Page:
This holiday (and throughout the year) delight friends and family with gifts that are fun, but can still help them be fit and healthy. Here’s a list inspired by creative, healthy gifts I’ve received that helped me to try something new or had a lasting impact on my health habits.
I’ve also drawn on recipes and tips for getting active from AICR – but you can match your talents and creativity with your friend or family member’s interests for personal and meaningful gifts.
A Sampler of Specialty Whole Grains. This is perfect for slightly adventurous new or experienced cooks. Purchase small bags of amaranth, quinoa and buckwheat, add recipes for each grain and wrap in a baking pan. Recipe example: Quinoa and Pomegranate Salad with Asparagus and Walnuts
Gourmet popcorn. Look for the colorful blue and red varieties to make an attractive box of specialty popcorn. You could add some dried fruit, nuts and pumpkin seeds along with a recipe for Popcorn Trail Mix.
Cooking Lessons from You. This can be a great way to spend some time with a young child or anyone who wants to learn how to cook. You can create a curriculum of simple recipes or elegant menus – either way, everyone’s a winner with time together and a delicious snack or meal at the end.
An Exercise Playlist or Audiobook. If you have a talent for coming up with the right tune, make a fun and inspiring playlist for your loved one who’s just getting started with regular physical activity. Or if they love to read – find appropriate audio books they can listen to while they’re exercising. I listen to books only when I’m at the gym – it helps me get there, and stay longer sometimes!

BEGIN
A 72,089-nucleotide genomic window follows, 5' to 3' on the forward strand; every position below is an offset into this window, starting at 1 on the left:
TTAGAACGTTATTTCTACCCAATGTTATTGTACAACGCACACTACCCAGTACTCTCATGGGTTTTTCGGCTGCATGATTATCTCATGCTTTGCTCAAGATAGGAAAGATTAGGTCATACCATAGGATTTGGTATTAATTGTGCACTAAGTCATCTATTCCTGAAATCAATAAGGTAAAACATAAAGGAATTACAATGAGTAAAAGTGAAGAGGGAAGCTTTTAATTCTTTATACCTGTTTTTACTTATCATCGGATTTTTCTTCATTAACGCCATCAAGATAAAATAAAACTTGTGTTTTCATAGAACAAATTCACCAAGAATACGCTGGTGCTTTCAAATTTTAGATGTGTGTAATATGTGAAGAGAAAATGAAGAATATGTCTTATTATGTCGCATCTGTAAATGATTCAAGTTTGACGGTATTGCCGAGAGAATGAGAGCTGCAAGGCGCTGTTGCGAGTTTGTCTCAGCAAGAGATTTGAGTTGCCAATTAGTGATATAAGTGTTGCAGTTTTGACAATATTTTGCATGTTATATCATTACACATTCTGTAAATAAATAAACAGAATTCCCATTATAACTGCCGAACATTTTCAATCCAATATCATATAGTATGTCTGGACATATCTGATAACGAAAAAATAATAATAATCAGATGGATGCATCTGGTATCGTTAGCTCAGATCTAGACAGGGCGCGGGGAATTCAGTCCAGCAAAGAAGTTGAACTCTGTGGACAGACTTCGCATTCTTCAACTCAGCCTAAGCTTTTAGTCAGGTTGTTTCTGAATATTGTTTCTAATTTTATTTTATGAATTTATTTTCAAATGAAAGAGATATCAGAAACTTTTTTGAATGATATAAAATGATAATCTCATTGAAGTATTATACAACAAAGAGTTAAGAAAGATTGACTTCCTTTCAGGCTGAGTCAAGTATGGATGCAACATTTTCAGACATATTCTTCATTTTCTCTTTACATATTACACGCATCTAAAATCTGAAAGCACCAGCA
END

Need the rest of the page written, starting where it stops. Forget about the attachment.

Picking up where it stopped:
Dance Lessons for You and a Friend. If you and someone special enjoy dancing, sign up to learn new dance styles. Or if you haven’t tried, but think you’d enjoy dancing, try a class for the basic steps. Dancing is a great way to get some physical activity and have a great time.
The New American Plate Cookbook. AICR developed this cookbook a few years ago – it has great recipes with beautiful photos. Or for a cancer survivor or caregiver who would enjoy an inspiring and informative book, try this one by Registered Dietitian Diana Dyer: A Dietitian’s Cancer Story, Information & Inspiration for Recovery & Healing.
Alice Bender, MS, RD is Nutrition Communications Manager for the American Institute for Cancer Research (AICR). As AICR spokesperson, Alice translates nutrition science into practical advice for consumers, health professionals and the media with a focus on diet, weight and physical activity and cancer prevention and survivorship. She helps develop and author patient educational materials as well as online and other publications for AICR.
The American Institute for Cancer Research (AICR) fosters research on the relationship of nutrition, physical activity and weight management to cancer risk, interprets the scientific literature and educates the public about the results. For evidence-based information on everyday choices that can reduce our chances of getting cancer visit www.aicr.org.